The concentration of NO2 was negatively related to the temperature but positively related to the concentration of PM2.5, O3, PM10, and SO2 (Table 2). The highest correlation was found between NO2 and PM2.5 and PM10 (Pearson correlation 0.73, 0.8, P < 0.001).
The smallest Q-AIC was observed in 3, 3, 10 per year df for temperature, relative humidity, and time respectively. Table 3 reported the lag nonlinear model analysis for NO2. The maximum effect of NO2 was at lag 0 day. Every 10 μg/m3 increase of NO2 was associated with a 4.10 percentage (95%CI, 3.80–4.40%) increase of eczema outpatients. The risk decreased gradually from 3.31% (95%CI, 2.99–3.64%) in lag 1 day to 1.64% (95%CI, 1.33–1.95%) in lag 2 day, and then faded away in lag 3 day.
The combined influence of NO2 and the other related pollutant exert a stronger influence on the incidence of eczema. The combination with SO2, O3, PM10 and PM2.5 lead to 4.26% (3.9–4.62), 2.04%(1.85–2.23), 1.75% (1.58–1.92), and 2.01% (1.8–2.23) increase of eczema outpatient visits (Table 4). (P < 0.001 for all).
The short-term exposure of NO2 exerted different influences on patients of different gender and age. The exposure was associated with increased outpatient visits for both male and female for 3 days from lag 0 day to lag 2 day, with PC 4.14(3.83–4.46) to 1.59(1.25–1.92) for male and 4.03(3.7–4.36) to 1.67(1.33–2.02 for female (P < 0.001). The children aged< 12 reported the highest risk in the lag 0 day and lag 1 day PC [7.22% (6.62–7.81), 5.05% (4.41–5.7%), P < 0.001], followed by seniors ≥65 years [4.93(4.46–5.41), 3.69(3.16–4.21), P < 0.001]. (Table 5).
The effect of combinations of pollutants were reported in Table 6. The combination of NO2 and SO2 reported the highest effect than other combination for all age and gender groups, and was followed by the combination with PM2.5, PM10 and O3. The female group reported slightly higher PC than male group, and the children aged< 12 and the senior aged≥65 reported higher PC than those aged 12–65.
Our study has found that short-term exposure to ambient NO2 is positively associated with the significant increase of the outpatient visits for patients with eczema. The detrimental effect lasted for 2–3 days after exposure, and is reinforced when combined with other air pollutants like SO2 and PM2.5. The exposure is risk factor for both genders and for.
The findings in this study are consistent with the previous findings. The NO2 has been a proven risk factor for eczema in countries at all development levels, including the US , China , Japan , and Belarus . Most research on NO2 risks have been done in Shanghai. Li et al. reported an association of 10 μg/m3 increase of 7-day (lag 06) average concentrations of NO2 was associated with2.22% (95% CI: 1.27, 3.16%) and 2.31% (95% CI: 1.17, 3.45%) increase in outpatient visits for eczema in Shanghai between 2007 to 2011 . Liu Wei also found a strong association between childhood atopic eczema and the increments of NO2 in the approximate interquartile range (20 μg/m3) during the gestational period in Shanghai from 2011 to 2012 . Our findings showed that Guangzhou city, as the economic and industrial center of South China, is facing increasing demand of eczema treatment from 2013 to 2018, indicating that eczema has become a public health concern and needs to treated seriously. The government should pay attention to air pollutants like NO2 and take measures to manage and control the emissions.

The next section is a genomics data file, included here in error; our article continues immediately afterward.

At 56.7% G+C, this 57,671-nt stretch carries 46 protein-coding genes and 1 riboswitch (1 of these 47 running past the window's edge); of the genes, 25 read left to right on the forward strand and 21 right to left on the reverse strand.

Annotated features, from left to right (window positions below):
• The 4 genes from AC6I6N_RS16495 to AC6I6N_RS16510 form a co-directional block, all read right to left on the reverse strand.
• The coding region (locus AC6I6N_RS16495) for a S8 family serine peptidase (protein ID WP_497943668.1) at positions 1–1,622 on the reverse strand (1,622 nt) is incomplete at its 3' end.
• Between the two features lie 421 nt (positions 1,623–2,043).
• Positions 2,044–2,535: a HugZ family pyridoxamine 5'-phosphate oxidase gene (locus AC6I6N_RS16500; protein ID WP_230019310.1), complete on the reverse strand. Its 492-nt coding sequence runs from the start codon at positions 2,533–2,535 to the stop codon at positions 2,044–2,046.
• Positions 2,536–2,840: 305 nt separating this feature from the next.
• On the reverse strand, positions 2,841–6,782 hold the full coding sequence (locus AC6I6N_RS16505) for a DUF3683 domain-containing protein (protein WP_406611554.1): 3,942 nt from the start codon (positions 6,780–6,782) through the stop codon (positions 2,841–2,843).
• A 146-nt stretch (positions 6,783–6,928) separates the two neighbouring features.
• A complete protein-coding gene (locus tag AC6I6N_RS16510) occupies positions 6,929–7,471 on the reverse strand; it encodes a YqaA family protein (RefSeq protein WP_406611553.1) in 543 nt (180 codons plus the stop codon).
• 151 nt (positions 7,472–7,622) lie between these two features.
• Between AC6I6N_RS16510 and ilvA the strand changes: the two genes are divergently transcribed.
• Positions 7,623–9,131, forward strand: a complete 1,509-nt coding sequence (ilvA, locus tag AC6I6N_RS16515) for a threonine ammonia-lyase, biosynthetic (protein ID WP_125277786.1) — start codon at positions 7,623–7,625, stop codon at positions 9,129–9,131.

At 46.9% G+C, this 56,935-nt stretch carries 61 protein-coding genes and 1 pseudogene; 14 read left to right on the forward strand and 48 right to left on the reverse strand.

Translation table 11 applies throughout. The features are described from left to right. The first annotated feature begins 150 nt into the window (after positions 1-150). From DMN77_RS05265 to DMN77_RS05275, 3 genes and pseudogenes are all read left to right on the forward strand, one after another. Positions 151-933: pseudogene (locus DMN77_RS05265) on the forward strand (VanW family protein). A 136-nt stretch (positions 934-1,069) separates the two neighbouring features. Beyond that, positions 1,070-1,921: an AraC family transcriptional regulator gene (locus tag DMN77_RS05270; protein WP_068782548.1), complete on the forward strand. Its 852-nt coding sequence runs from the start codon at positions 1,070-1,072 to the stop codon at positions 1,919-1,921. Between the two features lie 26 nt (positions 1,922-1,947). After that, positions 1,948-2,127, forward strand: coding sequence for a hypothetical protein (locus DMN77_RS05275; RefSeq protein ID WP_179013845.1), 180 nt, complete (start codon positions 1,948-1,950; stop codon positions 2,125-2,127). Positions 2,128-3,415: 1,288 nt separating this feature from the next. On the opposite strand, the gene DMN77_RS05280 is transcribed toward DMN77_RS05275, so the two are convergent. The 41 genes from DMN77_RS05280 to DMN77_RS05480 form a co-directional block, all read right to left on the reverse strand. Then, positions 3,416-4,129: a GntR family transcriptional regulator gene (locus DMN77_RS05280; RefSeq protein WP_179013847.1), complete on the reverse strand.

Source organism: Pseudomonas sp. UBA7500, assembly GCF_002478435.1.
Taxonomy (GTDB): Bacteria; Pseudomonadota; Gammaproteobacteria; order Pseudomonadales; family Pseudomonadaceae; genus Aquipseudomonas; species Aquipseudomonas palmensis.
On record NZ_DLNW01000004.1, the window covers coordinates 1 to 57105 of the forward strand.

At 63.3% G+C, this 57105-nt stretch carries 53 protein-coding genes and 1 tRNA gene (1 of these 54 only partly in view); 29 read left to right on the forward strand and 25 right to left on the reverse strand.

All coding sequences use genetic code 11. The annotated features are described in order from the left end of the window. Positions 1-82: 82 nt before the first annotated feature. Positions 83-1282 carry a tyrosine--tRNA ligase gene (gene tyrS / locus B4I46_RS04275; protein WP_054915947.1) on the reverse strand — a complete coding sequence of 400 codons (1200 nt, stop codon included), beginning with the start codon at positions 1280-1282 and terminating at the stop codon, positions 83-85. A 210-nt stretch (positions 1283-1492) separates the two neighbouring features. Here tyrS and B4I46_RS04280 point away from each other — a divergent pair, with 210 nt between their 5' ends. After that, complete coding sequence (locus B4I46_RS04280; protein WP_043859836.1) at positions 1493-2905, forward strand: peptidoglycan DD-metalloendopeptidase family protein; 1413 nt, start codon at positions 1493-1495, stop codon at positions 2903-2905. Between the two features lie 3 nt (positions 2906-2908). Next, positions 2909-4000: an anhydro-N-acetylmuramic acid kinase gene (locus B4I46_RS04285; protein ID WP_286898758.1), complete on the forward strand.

Our study also proved that the combined effect of NO2 and other air pollutant factors exerted attenuated effect on eczema, indicating that the mixture may represent a higher risk than the individual component. The consistent associations have also been proven by previous studies. In western China’s Chengdu city, the combined effect of NO2, SO2 and PM10 showed increased percentage changes in daily outpatient visits for eczema than single effect of NO2 . The study in Beijing reported consistently significant positive associations in two pollutant models, but the effects were lower than those in the single pollutant models . The attenuated risks may be explained by the mechanism of how ambient air pollutants cause adverse effects on skin health. There are 4 generally acknowledged mechanism (a) oxidative stress, (b) alterations of microflora, (c) activation of the aryl hydrocarbon receptor (AhR), and (d) induction of the inflammatory cascade and subsequent impairment of the skin barrier . The mixture of pollutants may activate several pathways simultaneously. For example, SO2 may enhance the production of reactive oxygen species, and further reduces the content of antioxidants in the skin . PM10 may settle on the skin, blocking pores and therefore creating an anaerobic environment for bacteria strain responsible for acne . It would be easier for the negative effect work together to damage the skin function and cause eczema.